• Gauntlet Match #3: Ahmed Johnson vs. Faarooq.
    Faarooq thinks he has it won, but Ahmed suddenly explodes with a Pearl River Plunge. He crawls to the cover, but Faarooq kicks out at two. Ahmed stops to argue, so Faarooq chop blocks him and hits the Dominator at 2:00. The whole thing was boring, and kind of pointless in retrospect. 1/4*

  • Submission Match: Ken Shamrock vs. Vader.
    This is Shamrock’s WWF wrestling debut, and it seemed natural to put him in with a guy who had a history of shoot-style matches. Unfortunately for Vader, this was Shamrock’s first pro-wrestling match in seven years so he’s having a hard time pulling his strikes. Vader stalls a lot by using the ropes. Shamrock keeps peppering Vader with stiff strikes, which just pisses Vader off more. Shamrock tries a triangle choke, but Vader powers up and tosses Shamrock to the floor. Apparently, Vader was going “off-script” at this point. Vader calls for the Vader Bomb but goes for a moonsault instead. Shamrock rolls out of the way. Kenny powerslams him and locks in an anklelock. Vader is in the ropes, though. Shamrock unleashes a flurry of strikes in the corner, pissing off Vader again, so Vader just ENDS HIM with a haymaker. Shamrock surprises Vader by rolling him up into an anklelock for the win at 13:21. It was definitely a different style than the fans were used to, but I liked the stiffness and intensity. **3/4

  • WWF Heavyweight Title: The Undertaker vs. Steve Austin.
    The Hart Foundation has procured front-row seats from a scalper, so you already know how the PPV ends. Austin jumps the Undertaker before he can even take his belt and robe off. They brawl to the floor and abuse Owen Hart for a while. Back in, Taker hits a flying clothesline for two. Austin grabs a headlock to kill some time. Taker tries to backdrop out of it, but Austin lands on his feet and clips Taker’s knee. Taker fires back with a flurry of punches. Austin slips out of the Tombstone and into an STF, which King doesn’t recognize so Ross tells him to move out of Memphis. Ross and Lawler making cracks at one another is a thing of beauty. Taker comes back with a series of punches and locks in a half-crab. Austin makes the ropes and calls time, but Taker ain’t havin’ it. Back in, Austin goes after the knee again. Taker goes up for the Ropewalk Forearm, but Austin crotches him. Taker blocks a superplex but misses a flying elbow. Taker corners him and fires off more punches. Austin goes low, drawing a chiding from Earl Hebner. Hilarious spot as Earl turns his back, so Austin flips him off behind his back to a big pop. Then, when Austin tries to capitalize, Taker goes low. Austin complains to the ref, but Hebner flips him off right back. Austin hits the Stunner, but the bell rings before the three count. Turns out it was just Brian Pillman being screwy. That match resumes, and Taker goes for a Tombstone. Austin reverses to his own, but Taker reverses THAT to the Tombstone for real at 20:07. After the match, the Harts storm the ring, but Austin steals Bret’s crutch and clears the ring. Austin gives Taker one last Stunner because that’s how he rolls. This was probably their best match outside of Summerslam’98 because it featured a lot of strategy and psychology rather than just brawling and resting. ***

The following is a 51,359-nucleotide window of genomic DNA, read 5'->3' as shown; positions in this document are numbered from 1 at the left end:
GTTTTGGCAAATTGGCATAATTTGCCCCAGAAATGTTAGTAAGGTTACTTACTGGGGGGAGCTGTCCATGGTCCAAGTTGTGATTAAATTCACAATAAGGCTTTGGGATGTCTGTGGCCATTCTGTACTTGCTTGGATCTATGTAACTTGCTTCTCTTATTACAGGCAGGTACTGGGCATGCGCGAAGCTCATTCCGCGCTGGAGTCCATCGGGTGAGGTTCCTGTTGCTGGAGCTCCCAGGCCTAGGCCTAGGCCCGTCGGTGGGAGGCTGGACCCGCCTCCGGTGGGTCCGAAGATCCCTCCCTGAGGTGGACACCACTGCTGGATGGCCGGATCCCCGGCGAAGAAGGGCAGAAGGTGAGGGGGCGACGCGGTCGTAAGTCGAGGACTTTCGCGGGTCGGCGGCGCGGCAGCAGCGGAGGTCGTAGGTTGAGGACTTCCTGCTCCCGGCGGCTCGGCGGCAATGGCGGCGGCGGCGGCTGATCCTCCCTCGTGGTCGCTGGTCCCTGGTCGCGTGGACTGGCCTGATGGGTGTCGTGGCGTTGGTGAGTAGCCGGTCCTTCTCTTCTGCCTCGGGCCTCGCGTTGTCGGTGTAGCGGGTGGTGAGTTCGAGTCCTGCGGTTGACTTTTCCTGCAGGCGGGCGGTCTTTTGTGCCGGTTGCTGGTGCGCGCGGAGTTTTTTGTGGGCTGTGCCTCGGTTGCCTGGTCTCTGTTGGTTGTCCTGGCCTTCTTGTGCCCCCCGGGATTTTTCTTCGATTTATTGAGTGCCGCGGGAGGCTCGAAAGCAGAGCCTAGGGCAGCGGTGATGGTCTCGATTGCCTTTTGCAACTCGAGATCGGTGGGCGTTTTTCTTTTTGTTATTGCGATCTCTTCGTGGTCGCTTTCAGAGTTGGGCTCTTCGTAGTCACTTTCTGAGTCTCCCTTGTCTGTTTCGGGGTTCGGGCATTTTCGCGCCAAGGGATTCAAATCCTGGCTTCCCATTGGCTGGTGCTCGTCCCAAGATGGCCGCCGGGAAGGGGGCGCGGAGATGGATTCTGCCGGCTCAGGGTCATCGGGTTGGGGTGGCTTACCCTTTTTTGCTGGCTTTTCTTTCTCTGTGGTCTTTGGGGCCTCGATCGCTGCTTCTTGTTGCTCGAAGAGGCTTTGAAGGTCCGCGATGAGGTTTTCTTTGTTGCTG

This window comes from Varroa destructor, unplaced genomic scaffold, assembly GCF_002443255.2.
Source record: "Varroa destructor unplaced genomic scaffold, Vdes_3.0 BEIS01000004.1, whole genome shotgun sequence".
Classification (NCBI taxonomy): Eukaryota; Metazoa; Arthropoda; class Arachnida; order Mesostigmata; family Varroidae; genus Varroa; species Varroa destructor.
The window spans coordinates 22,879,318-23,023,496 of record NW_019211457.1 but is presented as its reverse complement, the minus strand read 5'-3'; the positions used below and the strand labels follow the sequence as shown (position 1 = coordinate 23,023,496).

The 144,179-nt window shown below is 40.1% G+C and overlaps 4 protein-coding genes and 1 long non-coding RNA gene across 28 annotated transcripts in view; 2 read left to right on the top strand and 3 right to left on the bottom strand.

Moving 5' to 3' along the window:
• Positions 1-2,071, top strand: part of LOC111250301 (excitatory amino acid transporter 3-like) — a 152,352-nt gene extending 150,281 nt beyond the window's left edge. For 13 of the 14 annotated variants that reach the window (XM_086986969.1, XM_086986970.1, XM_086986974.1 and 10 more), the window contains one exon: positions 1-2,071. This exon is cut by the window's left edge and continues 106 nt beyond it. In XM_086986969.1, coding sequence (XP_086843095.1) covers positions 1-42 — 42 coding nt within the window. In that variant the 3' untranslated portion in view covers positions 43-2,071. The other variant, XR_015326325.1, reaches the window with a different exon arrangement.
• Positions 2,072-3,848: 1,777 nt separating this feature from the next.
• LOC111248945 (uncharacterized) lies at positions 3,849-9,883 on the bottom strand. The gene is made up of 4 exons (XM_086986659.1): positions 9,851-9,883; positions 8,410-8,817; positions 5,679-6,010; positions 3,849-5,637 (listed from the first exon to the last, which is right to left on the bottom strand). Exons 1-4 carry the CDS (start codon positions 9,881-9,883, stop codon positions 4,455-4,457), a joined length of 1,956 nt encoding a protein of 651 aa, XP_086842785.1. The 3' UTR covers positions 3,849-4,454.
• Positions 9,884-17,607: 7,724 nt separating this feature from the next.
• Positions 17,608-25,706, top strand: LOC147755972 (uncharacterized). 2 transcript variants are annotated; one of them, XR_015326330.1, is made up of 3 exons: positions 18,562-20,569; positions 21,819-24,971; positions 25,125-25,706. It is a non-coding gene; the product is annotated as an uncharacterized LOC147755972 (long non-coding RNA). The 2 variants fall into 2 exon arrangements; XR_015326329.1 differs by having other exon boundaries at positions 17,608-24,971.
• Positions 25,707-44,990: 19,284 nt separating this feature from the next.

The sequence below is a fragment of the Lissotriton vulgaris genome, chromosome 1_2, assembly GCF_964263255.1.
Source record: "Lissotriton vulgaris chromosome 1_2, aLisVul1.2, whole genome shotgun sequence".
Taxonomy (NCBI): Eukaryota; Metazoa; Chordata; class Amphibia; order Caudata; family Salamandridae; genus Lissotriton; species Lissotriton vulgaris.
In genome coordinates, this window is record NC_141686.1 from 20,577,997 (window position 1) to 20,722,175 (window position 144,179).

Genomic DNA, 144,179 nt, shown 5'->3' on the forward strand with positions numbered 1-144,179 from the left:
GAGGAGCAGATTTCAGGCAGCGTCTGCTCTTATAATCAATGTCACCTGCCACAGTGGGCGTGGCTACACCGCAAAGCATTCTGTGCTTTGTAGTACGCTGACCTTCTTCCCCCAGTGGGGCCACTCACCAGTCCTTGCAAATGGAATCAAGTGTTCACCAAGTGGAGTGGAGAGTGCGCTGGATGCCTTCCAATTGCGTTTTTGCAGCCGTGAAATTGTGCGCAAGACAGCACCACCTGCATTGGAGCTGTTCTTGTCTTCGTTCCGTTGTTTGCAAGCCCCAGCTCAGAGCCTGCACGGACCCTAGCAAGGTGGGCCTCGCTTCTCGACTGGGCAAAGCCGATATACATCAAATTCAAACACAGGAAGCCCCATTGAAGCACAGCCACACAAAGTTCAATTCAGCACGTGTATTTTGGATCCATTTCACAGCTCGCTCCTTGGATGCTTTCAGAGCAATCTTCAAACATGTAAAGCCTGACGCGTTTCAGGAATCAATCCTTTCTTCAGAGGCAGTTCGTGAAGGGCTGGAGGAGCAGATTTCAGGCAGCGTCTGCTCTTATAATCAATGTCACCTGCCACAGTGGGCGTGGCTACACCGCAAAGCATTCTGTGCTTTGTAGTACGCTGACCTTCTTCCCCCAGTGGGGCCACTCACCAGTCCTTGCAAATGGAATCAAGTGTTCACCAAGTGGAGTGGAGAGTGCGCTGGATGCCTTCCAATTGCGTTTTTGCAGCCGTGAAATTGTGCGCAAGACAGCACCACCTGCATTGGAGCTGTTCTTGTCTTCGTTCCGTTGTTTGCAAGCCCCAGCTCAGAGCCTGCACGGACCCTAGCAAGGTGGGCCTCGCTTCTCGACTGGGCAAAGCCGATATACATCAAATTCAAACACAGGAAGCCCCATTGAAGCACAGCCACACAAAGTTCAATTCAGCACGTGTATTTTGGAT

• The 411: Austin was blowing up here, and the angle with the Hart Foundation would be so good that it overshadowed Taker's WWF Title reign throughout the summer. As with most 97-98 shows, the undercard is horrible, but the main event players get the job done, and they were about to get Shawn Michaels back. I'll go with a mild thumbs up thanks to all the Austin-Hart stuff, a decent Shamrock/Vader match, and the semi-historic jobbing out of Rocky Maivia.

    Mildly recommended.

     
    Final Score:  6.5   [ Average ]  legend